They ambled onto the stage at around 9:30pm in what looked to be a bit of an amature night set up, especially with the misinscule audience there. They started their set with one of Billy's recent original compositions "Mama Funk" and the sound was pretty good although not real loud, which was good considering how empty the place was. Once Billy started into his guitar I knew this was gonna be a bloody good show, ok he isn't much of a singer and the band set up was a bit like some cheesy amature covers band at a local working mens club, but boy this man can still play some beautiful guitar. The set was pretty heavily laden with Jimi Hendrix covers with some Santana and Gary Moore thrown in for good measure but he did his own slant on those songs and made it real interesting and different even though is style pays homage to both of the first two guitarists mentioned. He played two sets of about 45 minutes with the second set having the added bonus of a 4.4M earthquake rock the place at 11pm, although nobody seemed to notice and the band never misses a beat. It was a gentle rocking quake and  the Mrs confirmed it via text just so I knew it wasn't my imagination. Billy oozed out his fabulous guitar sounds for another 30 minutes before calling it a night and just proved again what an ignorant musical culture we have in Christchurch that only a dozen paying punters bothered to show up and see this legend play.





Saturday, February 27, 2016

Clash of the Titans: Mi-Sex, Dragon, The Angels, Bedford Big Top, Christchurch,26th February 2016.



I'd seen this advertised and had discussed it with a mate one night before we went to the Star Wars Movie. I was right into Mi-Sex when I first started collecting Records back in 1980 when I was 13 and indeed their "Space Race" Album was the very first record I ever owned. I never saw them live. Dragon didn't really interest me but I remember several Angels songs that were popular with the Lads in our initial party days. Anyhow I decided I probably wasn't going to go to this concert until I ran into some old friends at the aforementioned mate's 50th Birthday recently and they said they were going and I thought it would be cool to catch up with them again at this concert. The Mrs. was keen as she wasn't at the party and wanted to also see our friends again. The aforementioned Mate also decided he was going to go at the last minute.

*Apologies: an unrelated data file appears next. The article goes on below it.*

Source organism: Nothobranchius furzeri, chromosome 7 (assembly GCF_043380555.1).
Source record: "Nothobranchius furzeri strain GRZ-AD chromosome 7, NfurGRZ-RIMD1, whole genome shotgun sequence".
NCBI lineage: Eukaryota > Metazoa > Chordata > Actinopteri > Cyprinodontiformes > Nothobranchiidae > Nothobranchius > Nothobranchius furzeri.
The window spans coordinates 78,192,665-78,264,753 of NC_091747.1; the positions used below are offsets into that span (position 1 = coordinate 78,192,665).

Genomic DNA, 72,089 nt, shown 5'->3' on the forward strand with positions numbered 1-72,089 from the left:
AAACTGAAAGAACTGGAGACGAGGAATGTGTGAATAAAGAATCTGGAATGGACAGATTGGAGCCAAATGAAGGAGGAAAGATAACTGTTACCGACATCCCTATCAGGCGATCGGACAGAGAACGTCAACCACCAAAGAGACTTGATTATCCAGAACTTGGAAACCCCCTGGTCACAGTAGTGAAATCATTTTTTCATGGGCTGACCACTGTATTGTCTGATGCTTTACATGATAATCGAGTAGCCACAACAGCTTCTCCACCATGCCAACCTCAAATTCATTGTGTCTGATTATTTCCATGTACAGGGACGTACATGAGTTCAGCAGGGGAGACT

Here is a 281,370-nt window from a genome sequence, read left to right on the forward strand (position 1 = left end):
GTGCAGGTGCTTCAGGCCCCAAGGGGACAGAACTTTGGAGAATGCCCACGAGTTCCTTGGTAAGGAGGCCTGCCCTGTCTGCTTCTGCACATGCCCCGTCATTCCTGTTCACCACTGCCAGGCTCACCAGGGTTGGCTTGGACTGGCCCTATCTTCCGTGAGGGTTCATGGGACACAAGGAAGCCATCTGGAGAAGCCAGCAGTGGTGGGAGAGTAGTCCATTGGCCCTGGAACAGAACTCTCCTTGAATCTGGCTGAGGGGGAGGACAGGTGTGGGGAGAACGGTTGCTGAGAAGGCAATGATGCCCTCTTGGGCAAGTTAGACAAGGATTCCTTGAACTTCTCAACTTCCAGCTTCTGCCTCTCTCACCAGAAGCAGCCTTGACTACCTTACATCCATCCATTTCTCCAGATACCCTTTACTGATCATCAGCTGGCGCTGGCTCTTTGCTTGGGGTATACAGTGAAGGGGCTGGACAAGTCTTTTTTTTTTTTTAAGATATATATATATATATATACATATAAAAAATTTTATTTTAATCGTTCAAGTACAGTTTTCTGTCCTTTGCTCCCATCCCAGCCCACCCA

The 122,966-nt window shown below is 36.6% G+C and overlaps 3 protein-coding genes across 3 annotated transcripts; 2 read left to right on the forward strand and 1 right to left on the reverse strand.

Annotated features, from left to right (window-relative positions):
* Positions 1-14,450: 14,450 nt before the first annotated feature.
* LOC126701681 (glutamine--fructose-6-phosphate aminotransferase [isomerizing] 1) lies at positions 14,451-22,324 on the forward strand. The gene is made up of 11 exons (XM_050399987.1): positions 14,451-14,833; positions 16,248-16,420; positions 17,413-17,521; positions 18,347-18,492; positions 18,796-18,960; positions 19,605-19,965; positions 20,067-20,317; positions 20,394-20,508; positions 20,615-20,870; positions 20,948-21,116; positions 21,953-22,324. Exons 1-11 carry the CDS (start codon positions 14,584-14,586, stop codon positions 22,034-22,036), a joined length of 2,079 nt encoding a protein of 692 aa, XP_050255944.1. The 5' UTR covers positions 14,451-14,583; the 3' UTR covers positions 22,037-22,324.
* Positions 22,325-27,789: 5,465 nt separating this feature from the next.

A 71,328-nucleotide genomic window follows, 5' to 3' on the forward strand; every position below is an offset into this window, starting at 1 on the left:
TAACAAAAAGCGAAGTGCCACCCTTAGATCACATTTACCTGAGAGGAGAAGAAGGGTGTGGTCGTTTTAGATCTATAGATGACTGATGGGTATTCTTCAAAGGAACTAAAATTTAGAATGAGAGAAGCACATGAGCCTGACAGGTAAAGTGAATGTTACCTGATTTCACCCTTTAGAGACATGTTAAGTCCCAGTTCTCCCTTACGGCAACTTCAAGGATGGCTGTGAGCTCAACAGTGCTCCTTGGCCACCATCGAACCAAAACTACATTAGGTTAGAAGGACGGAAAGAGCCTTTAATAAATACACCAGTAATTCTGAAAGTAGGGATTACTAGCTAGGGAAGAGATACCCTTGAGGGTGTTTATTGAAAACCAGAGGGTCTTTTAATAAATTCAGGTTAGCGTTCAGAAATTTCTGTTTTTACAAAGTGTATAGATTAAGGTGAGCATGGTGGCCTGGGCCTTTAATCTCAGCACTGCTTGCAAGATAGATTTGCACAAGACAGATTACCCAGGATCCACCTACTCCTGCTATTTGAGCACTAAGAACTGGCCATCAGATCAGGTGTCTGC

Got to the concert just a few minutes before the first band started, found out our friends were still making their way to the venue so headed into the Marquee to have a listen. First up was Mi-Sex and it was straight into all their hits and it sounded pretty cool to hear all these great songs blasting loud from the sound system
The original singer of Mi-sex died quite some time ago but the younger guy who was doing the singing did a pretty good job of it. I really enjoyed their set.It was also interesting to note that they played a couple of new songs and said they were working on a new album but it didn't really impress me that much although it is pretty hard to judge an unknown song at these type of gigs.Our friends found us near the end of the Mi-Sex set and we headed back out the back of the marquee to talk and catch up. We hung out outside the back of the marquee for the Dragon set, although the Mrs. did head up the front on her own to check them out as they were her favourite band of the night. Of course Dragon had a couple of real big hits here back in the late 70's early 80s and the whole crowd was singing along with those songs but I was unfamiliar with most of their other music.
The Mrs. and I headed up near the front for the Angels set and ended up about 5 rows of people back from the stage, The rest of our friends were content to stay out back as it was bloody hot in the marquee on a very very warm night. We only stayed up front for the first two songs because it was way to fucking loud. Even for me. My ears were starting to ring even on top of the already mild tinnitus I already have and as I had no ear plugs, I decided to get back out to the back with my mates. It was just too loud. I could actually feel the pressure in my ears. I think it was to do with the shape of the Marquee, which is long and not all that wide and to get the sound projected down to the back of the venue they really crank it but I found it too distorted. Even my phone struggled with the volume up front while making a small video. The Angels rocked out and we sang along with most of the songs we knew but overall they didn't really knock my sox off and three of us agreed that Mi-Sex were the best band of the night.